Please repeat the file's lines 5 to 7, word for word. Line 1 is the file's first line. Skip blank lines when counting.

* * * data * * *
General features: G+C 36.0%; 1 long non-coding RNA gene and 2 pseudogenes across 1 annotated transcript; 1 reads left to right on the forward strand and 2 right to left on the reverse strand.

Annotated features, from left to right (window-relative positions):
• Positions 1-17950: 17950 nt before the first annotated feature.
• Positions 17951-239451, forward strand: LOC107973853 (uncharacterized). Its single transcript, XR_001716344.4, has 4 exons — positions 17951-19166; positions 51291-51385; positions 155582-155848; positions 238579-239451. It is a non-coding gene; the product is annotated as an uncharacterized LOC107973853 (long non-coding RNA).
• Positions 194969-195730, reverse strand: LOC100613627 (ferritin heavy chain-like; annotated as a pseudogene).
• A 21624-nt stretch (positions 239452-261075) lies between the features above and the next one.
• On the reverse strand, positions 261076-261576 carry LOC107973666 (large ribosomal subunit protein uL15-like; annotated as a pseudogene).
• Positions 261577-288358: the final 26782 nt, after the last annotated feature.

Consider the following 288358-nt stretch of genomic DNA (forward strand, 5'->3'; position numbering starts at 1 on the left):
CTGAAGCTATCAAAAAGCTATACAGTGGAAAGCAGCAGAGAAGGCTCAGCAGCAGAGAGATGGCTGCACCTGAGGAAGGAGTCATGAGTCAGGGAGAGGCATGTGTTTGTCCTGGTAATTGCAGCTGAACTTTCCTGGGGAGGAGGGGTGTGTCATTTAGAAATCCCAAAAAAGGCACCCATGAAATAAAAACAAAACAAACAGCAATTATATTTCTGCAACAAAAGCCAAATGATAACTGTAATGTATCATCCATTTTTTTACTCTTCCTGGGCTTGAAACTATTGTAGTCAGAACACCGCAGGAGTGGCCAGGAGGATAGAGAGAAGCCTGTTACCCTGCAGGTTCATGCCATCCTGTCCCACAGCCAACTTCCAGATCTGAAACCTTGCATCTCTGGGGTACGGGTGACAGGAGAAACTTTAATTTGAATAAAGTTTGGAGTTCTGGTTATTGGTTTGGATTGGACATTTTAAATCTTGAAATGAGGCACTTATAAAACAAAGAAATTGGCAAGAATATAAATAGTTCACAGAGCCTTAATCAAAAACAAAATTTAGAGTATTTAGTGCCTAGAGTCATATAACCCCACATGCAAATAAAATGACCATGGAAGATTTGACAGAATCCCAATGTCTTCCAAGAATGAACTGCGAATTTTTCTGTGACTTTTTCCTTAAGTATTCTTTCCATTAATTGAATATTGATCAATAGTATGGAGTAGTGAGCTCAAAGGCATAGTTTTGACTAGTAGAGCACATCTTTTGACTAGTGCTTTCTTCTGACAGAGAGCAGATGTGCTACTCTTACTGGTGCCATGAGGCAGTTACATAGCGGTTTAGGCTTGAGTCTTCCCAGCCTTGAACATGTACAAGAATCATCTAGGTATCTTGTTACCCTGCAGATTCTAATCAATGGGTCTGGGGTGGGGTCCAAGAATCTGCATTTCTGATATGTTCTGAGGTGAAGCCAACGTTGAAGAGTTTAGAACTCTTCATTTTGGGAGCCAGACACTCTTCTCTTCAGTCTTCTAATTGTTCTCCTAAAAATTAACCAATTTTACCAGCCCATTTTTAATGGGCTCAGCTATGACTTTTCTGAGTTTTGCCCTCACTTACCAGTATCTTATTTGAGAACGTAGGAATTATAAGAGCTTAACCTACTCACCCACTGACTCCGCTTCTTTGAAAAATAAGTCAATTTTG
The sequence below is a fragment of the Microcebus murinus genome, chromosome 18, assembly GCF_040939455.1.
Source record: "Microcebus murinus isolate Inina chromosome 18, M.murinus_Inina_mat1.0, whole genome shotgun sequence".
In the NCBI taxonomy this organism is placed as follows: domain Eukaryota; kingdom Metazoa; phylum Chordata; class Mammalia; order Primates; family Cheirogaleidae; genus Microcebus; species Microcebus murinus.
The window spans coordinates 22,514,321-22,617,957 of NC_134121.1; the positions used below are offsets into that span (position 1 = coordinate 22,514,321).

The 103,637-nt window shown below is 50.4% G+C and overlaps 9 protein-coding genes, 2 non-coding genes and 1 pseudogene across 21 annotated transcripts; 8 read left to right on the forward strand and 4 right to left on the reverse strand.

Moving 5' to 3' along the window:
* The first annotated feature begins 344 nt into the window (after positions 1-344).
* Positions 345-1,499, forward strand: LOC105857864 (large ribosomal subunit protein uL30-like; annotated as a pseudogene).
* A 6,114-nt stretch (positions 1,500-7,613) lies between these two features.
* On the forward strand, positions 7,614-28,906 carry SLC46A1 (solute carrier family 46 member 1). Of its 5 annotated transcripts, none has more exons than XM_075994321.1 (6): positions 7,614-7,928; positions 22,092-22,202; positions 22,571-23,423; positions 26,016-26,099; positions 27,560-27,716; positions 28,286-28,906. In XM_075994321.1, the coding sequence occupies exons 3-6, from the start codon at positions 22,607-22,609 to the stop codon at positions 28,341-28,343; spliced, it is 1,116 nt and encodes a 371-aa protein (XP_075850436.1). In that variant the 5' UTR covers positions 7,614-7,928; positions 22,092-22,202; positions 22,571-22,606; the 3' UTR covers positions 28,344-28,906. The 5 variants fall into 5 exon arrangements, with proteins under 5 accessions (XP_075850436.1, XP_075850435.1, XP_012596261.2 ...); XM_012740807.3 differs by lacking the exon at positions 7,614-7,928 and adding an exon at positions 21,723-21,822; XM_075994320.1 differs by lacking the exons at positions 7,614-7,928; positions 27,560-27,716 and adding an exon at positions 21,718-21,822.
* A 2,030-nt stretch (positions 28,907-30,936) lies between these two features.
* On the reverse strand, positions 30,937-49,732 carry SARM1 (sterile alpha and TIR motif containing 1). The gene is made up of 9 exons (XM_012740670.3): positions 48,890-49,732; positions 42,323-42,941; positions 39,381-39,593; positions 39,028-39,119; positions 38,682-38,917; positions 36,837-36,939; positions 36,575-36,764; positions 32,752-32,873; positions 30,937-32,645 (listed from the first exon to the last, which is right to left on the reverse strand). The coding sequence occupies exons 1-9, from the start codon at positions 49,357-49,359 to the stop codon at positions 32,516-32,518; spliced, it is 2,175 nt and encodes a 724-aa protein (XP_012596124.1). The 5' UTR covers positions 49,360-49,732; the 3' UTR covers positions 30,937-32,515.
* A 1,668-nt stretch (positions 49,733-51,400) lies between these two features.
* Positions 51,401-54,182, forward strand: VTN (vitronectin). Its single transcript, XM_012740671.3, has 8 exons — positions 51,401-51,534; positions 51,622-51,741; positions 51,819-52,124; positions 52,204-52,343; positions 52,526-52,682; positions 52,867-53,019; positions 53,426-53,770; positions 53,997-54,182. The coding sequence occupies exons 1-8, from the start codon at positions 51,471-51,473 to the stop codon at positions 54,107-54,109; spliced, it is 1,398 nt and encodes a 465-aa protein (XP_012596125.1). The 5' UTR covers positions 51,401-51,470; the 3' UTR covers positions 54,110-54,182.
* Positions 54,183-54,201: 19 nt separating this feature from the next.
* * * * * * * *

• Positions 194969-195730, reverse strand: LOC100613627 (ferritin heavy chain-like; annotated as a pseudogene).
• A 21624-nt stretch (positions 239452-261075) lies between the features above and the next one.
• On the reverse strand, positions 261076-261576 carry LOC107973666 (large ribosomal subunit protein uL15-like; annotated as a pseudogene).